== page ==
Yet another court has tasked plaintiffs at the pleading stage with providing scientific support for false advertising claims that are based on a product’s alleged failure to deliver its promised health benefits. See our prior related post here. On Friday, a federal judge in California dismissed a putative class action against Abbott Laboratories on the ground that the plaintiff failed to allege specific facts supporting his claim that Abbott’s Ensure shakes did not rebuild muscle, as advertised. See Otto v. Abbott Laboratories, Inc., No. CV 12-1411-SVW (DTB) (C.D. Cal. Mar. 15, 2013).
The suit was brought on behalf of a nationwide class of purchasers of Ensure shakes and other products containing Revigor, a source of amino acid metabolite HMB. Abbott allegedly advertises these products as helping to “rebuild muscle and strength naturally lost over time.” Interestingly, the plaintiff did not merely allege that the product failed to rebuild muscle, as promised. Rather, the plaintiff argued that Abbott’s advertising is misleading because it does not disclose that the Ensure products cannot work unless used in combination with exercise. The complaint explicitly cited several scientific studies in support of plaintiff’s argument, which the court treated as part of the pleadings.
Judge Stephen V. Wilson found plaintiff’s allegations deficient under Rule 8’s plausibility standard:
“Plaintiff’s naked assertion that the representation is misleading is nothing more than a legal conclusion… To allege a likelihood of deception, Plaintiff must set forth well-pleaded facts indicating beyond speculation that the Products only deliver the claimed health benefits to adults who exercise.” Id. at *6.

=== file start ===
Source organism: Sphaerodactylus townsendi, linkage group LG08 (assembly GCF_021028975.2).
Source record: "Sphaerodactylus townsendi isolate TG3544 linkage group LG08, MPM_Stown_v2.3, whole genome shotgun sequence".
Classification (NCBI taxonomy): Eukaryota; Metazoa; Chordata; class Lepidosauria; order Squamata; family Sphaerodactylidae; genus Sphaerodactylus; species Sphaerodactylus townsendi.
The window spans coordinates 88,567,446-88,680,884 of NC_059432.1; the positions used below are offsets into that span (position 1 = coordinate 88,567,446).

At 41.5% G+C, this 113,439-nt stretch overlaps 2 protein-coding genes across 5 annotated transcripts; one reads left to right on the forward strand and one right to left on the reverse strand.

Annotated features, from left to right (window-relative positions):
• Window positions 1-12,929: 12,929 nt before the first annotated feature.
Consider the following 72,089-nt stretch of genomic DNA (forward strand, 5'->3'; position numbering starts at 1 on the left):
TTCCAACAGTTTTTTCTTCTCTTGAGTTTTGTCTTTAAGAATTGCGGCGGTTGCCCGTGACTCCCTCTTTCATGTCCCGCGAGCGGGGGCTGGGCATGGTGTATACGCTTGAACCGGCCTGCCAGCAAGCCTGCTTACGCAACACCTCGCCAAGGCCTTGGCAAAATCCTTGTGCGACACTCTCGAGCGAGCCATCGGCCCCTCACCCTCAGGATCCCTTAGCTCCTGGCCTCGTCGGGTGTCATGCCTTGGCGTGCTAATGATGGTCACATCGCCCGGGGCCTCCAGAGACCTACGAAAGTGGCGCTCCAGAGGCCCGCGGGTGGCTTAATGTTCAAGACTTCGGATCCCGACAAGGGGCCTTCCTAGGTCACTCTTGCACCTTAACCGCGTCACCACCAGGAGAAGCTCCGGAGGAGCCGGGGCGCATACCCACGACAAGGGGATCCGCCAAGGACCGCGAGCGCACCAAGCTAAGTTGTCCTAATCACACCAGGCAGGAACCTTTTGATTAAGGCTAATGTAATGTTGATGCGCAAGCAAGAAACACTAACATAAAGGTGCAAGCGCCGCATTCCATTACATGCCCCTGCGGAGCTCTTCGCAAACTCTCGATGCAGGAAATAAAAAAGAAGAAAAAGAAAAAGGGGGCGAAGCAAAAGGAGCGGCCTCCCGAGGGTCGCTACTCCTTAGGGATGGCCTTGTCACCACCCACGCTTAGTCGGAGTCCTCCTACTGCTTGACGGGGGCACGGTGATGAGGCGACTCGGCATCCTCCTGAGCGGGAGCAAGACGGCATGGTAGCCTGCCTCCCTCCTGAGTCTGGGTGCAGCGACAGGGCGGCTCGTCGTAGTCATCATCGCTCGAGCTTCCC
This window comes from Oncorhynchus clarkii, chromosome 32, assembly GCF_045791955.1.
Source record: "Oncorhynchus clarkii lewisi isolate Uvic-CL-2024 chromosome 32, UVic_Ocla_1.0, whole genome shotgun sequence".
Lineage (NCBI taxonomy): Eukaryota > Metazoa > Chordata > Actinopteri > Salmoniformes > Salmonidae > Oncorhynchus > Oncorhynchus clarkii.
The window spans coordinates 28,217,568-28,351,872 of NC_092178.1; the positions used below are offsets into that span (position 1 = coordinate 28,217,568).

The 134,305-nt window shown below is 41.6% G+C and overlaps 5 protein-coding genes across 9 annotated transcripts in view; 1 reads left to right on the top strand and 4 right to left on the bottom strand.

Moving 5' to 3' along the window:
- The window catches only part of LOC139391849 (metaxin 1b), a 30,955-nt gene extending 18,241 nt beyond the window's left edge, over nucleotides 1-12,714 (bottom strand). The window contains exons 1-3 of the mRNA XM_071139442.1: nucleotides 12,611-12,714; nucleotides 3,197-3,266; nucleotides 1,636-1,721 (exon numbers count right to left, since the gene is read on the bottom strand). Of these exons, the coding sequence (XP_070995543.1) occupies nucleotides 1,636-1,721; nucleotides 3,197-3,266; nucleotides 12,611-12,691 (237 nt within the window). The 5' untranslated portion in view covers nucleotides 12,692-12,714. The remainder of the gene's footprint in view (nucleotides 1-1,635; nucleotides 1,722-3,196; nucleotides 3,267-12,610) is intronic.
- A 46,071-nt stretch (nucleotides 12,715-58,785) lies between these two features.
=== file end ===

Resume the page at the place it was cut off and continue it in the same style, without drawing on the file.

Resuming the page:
The court reached this conclusion after reviewing each of the cited scientific studies in detail. Ultimately, Judge Wilson disagreed with the plaintiff’s interpretation of the scientific evidence, finding instead that the studies showed that subjects who did not exercise still experienced increases in muscle mass from the Ensure ingredients:
“None of the articles are apposite as they fail to test the precise combination of ingredients in the Products. Even ignoring this problem, however, the [named] studies each produced data that persons taking a blend of HMB and amino acids rebuilt muscle and strength without exercise.” Id. at *16.
Judge Wilson dismissed the complaint with leave to amend but warned that amendment would likely be futile “given [Plaintiff’s] repeated failure to identify studies or other facts to plausibly support his claims.”
The decision suggests a trend that ought to give hope to defendants in these cases. Where it once appeared sufficient merely to allege that a product didn’t perform as promised, courts are increasingly requiring plaintiffs to come to the table with real supporting evidence, rather than conclusory allegations, of false advertising.